Wednesday, May 7, 2014

My Natural (i.e. epidural-free) Birth Process

In grad school I had a classmate who, during our graduate Creative Process art studio course (for which this blog was initially created for), documented her pregnancy as a project and pointed out the issue of how so many birth stories are similar to skipping stones over a pond. Often told simply: "Well, I went into labor, we went to the hospital, I was in labor for x# of hours and then baby arrived!" There is so much that is not shared. Taboo? Possibly. That doesn't seem very fair, however, to all the women (and partners!) who are wondering what to expect.

As the time came near for my own baby to be born, I pushed aside all the natural birth stories I had read and focused on my own pregnancy, as I realized that no matter how many stories I heard or read about (and there were several), every single pregnancy and birth experience is different. Please consider this as you read on. I am sharing our story here both for my own processing as well as a possible support for others.

Disclaimer: My decision to try to have a natural birth is not a judgment on how you or any other woman has given or plans to give birth. Please do what you feel is best for your baby and body. As they say in my OB's practice: Healthy mom, healthy baby. I reminded myself late in pregnancy that my goal in getting pregnant was to have a healthy baby, not a natural childbirth.

So here it is... my natural (i.e. epidural-free) birth story.

First things first. I had no complications during my pregnancy until 37 weeks, when I developed gestational hypertension, with no (personal) history of hypertension of my own pre-pregnancy. My OB placed me on modified bed rest, with a blood pressure check and fetal monitoring every three days. At 39 weeks or so I was 1 cm and 50% effaced. At 40 weeks, it was the same story. Pretty normal. And of course, on my due date so many well intended loving friends and family asked "ARE YOU IN LABOR YET??" because that's how labor works. Hah! Two days after my due date had passed, my blood pressure was especially high, and unlike previous visits it did not go down after resting in her office. Awesome.

My OB said to me, "I want you to go home and get your bag, and come back to Labor and Delivery. We will start you on a pitocin drip to begin consistent contractions. Often women's bodies will begin labor on their own as the dilating progresses."

Not going to lie, I was a bit scared. Of course this was "not how things were supposed to go", as I had always imagined what it would be like to go into labor naturally. However, it was what it was, and the goal--always--was to keep baby and myself healthy.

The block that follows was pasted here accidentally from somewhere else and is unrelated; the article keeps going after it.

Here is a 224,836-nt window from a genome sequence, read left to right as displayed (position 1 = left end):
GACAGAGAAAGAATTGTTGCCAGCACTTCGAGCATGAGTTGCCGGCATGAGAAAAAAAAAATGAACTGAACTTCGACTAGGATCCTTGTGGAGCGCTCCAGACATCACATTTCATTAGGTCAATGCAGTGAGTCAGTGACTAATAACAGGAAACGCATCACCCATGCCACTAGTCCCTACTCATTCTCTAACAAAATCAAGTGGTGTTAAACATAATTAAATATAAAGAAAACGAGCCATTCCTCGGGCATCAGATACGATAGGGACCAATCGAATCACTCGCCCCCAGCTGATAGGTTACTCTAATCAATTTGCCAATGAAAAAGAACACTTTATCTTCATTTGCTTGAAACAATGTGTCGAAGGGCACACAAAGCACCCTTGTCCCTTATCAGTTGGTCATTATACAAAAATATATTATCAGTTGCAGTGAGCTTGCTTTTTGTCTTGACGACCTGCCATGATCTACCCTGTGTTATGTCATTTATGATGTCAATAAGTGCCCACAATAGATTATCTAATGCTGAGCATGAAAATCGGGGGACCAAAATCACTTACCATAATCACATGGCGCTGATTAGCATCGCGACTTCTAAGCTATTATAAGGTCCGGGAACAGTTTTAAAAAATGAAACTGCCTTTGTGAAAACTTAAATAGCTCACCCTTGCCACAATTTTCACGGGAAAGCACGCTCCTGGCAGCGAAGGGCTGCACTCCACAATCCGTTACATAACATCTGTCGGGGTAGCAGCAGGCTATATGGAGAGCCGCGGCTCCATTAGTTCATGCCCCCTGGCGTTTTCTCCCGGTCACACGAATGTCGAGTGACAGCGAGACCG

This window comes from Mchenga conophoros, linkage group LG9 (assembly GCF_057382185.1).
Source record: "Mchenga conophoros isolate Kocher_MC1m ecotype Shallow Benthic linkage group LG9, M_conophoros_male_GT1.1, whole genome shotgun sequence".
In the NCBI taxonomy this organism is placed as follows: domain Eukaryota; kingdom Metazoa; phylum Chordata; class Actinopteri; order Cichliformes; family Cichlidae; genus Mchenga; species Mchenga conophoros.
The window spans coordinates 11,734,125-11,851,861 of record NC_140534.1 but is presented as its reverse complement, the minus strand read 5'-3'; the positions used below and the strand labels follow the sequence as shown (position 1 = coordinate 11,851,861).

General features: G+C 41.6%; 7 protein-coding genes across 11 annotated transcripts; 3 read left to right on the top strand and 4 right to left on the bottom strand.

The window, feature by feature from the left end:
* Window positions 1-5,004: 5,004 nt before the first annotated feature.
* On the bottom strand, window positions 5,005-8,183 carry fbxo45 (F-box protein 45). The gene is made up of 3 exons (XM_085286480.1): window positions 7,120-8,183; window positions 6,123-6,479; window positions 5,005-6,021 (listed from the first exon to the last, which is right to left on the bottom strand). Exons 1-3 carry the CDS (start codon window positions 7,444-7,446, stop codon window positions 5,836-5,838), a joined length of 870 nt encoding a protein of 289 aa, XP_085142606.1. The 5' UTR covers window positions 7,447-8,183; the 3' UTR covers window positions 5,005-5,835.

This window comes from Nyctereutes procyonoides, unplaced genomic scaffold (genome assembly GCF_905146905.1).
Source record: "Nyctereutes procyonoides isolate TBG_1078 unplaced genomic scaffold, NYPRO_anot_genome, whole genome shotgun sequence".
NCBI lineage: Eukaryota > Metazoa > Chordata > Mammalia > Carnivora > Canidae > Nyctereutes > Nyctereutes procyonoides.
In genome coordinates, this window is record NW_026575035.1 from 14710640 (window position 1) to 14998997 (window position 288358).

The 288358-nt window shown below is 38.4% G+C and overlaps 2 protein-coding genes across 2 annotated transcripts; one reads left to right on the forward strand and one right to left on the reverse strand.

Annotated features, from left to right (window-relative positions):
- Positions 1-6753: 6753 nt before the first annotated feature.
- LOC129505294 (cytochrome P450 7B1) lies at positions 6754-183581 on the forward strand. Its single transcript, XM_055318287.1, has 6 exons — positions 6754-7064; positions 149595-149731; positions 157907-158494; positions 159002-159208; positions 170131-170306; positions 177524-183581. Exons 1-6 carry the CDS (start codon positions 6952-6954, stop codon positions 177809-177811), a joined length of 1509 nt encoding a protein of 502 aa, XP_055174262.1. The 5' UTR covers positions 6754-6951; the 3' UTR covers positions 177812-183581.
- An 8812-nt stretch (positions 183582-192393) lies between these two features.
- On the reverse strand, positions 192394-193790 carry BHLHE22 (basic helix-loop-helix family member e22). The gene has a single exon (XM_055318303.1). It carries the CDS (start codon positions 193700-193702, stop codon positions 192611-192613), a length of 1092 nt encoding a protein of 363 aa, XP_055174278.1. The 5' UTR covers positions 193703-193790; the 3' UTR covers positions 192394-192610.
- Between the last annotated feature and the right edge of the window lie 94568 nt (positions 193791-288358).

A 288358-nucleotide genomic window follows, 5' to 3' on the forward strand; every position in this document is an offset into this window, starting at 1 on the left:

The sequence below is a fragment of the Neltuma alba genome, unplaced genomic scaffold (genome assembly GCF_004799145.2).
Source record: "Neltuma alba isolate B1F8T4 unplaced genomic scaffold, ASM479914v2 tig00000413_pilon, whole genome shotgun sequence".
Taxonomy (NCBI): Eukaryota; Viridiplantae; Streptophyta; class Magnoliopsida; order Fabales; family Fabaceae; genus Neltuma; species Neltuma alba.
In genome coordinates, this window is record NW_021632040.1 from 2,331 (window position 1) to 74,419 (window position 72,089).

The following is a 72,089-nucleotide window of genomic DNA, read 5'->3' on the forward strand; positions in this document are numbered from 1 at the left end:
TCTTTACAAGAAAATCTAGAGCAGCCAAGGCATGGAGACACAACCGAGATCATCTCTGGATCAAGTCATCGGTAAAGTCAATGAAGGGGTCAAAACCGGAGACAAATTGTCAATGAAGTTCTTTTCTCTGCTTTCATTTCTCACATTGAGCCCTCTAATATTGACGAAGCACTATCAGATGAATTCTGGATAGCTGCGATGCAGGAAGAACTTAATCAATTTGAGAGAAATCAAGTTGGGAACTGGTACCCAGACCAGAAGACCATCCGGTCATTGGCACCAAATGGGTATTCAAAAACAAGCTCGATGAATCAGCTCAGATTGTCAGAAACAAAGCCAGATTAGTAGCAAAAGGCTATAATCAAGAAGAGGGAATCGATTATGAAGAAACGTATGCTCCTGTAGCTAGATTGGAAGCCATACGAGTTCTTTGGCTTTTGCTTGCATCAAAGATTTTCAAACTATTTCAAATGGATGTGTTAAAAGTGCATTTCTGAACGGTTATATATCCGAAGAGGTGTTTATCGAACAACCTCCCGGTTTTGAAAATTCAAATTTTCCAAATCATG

This quote came to mind and significantly helped during this time:
Slow down
Calm down
Don't worry
Don't hurry
Trust the process
-Alexandra Stoddard

I called my husband--let's call him Hubs--who left work and met me at home. Grabbed our bags. Headed back down to the hospital. I was checked in and we expressed to the nurses, as we had to my OB, that if medically possible, I preferred a natural birth and did not want to be provided any pain medication unless I requested it specifically. An IV was placed and I was started on a pitocin drip around 1:30pm to begin consistent contractions.

 Here we go!

24 hours later, nothing had really happened "down there". I was still 1cm/50% effaced, despite attempting to assist with sitting on a birthing ball and laying relaxed on my side on the hospital bed. I was not in pain--they felt like the Braxton Hicks contractions, just consistent tightening and loosening of my abdomen. Since my body was not "picking up" into hard labor and my water breaking as they had hoped, with my approval the house OB who gave no comment or emotional support of my efforts to have a natural/epidural-free childbirth came in and broke my water, as this would lead to active labor and definite hard working contractions.

And immediately, it did.
Now... this is where both Hubs and I were so thankful that we had read Natural Childbirth the Bradley Way. We were educated about not only the stages of labor, but the emotional signposts, how to relax focus best through hard contractions (and why), and how my husband could best support me emotionally and physically. It also helped to know myself and how (well) I tolerate pain.

I knew that screaming through labor would not relax me, regardless of what has worked for others. That's just not how I roll. The Bradley Method does, however, recommend visualization and focus. From what I remember, I sometimes visualized myself floating on a wave to help not only my muscles relax fully during a contraction, but to see going over the crest of a wave as the "turning point" in the contraction as the pain decreased. My focus was on my steady, deep breathing. No Lamaze stuff. Over time I realized that it took 10 deep breaths, both in and out, during the course of a contraction, which helped me gauge how far through the contraction I was. Sometimes I saw colors behind my eyelids as a result of the pain. Purple. Black. Grey. That was involuntary.